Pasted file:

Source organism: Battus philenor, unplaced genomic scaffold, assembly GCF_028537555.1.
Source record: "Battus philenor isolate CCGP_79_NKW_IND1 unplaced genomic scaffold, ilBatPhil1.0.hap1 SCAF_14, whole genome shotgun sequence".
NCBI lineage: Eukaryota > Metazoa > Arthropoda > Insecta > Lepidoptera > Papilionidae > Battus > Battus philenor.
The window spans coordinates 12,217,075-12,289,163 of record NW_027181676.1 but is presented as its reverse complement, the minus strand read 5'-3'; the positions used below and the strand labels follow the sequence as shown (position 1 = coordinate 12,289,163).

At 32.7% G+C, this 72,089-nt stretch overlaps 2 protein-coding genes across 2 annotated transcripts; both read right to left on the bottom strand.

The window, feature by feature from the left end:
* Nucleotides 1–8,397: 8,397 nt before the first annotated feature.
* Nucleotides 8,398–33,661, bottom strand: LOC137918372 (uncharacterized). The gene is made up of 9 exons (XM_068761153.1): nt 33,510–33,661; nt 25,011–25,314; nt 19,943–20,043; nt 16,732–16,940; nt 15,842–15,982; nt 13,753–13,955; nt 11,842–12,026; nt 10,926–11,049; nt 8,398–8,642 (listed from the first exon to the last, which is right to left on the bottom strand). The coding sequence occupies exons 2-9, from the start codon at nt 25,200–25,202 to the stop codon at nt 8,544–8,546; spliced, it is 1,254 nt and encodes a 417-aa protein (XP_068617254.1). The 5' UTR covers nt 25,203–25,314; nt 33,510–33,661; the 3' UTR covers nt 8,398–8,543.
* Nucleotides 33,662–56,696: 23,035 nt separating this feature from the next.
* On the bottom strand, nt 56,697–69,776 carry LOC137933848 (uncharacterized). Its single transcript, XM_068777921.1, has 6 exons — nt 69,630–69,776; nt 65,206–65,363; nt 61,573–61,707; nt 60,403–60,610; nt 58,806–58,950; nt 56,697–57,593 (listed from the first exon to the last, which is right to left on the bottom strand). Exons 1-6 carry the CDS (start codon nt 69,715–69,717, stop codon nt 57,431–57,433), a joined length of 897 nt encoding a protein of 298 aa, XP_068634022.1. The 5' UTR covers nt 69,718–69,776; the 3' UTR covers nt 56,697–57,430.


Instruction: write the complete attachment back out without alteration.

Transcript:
Source organism: Battus philenor, unplaced genomic scaffold, assembly GCF_028537555.1.
Source record: "Battus philenor isolate CCGP_79_NKW_IND1 unplaced genomic scaffold, ilBatPhil1.0.hap1 SCAF_14, whole genome shotgun sequence".
NCBI lineage: Eukaryota > Metazoa > Arthropoda > Insecta > Lepidoptera > Papilionidae > Battus > Battus philenor.
The window spans coordinates 12,217,075-12,289,163 of record NW_027181676.1 but is presented as its reverse complement, the minus strand read 5'-3'; the positions used below and the strand labels follow the sequence as shown (position 1 = coordinate 12,289,163).

At 32.7% G+C, this 72,089-nt stretch overlaps 2 protein-coding genes across 2 annotated transcripts; both read right to left on the bottom strand.

The window, feature by feature from the left end:
* Nucleotides 1–8,397: 8,397 nt before the first annotated feature.
* Nucleotides 8,398–33,661, bottom strand: LOC137918372 (uncharacterized). The gene is made up of 9 exons (XM_068761153.1): nt 33,510–33,661; nt 25,011–25,314; nt 19,943–20,043; nt 16,732–16,940; nt 15,842–15,982; nt 13,753–13,955; nt 11,842–12,026; nt 10,926–11,049; nt 8,398–8,642 (listed from the first exon to the last, which is right to left on the bottom strand). The coding sequence occupies exons 2-9, from the start codon at nt 25,200–25,202 to the stop codon at nt 8,544–8,546; spliced, it is 1,254 nt and encodes a 417-aa protein (XP_068617254.1). The 5' UTR covers nt 25,203–25,314; nt 33,510–33,661; the 3' UTR covers nt 8,398–8,543.
* Nucleotides 33,662–56,696: 23,035 nt separating this feature from the next.
* On the bottom strand, nt 56,697–69,776 carry LOC137933848 (uncharacterized). Its single transcript, XM_068777921.1, has 6 exons — nt 69,630–69,776; nt 65,206–65,363; nt 61,573–61,707; nt 60,403–60,610; nt 58,806–58,950; nt 56,697–57,593 (listed from the first exon to the last, which is right to left on the bottom strand). Exons 1-6 carry the CDS (start codon nt 69,715–69,717, stop codon nt 57,431–57,433), a joined length of 897 nt encoding a protein of 298 aa, XP_068634022.1. The 5' UTR covers nt 69,718–69,776; the 3' UTR covers nt 56,697–57,430.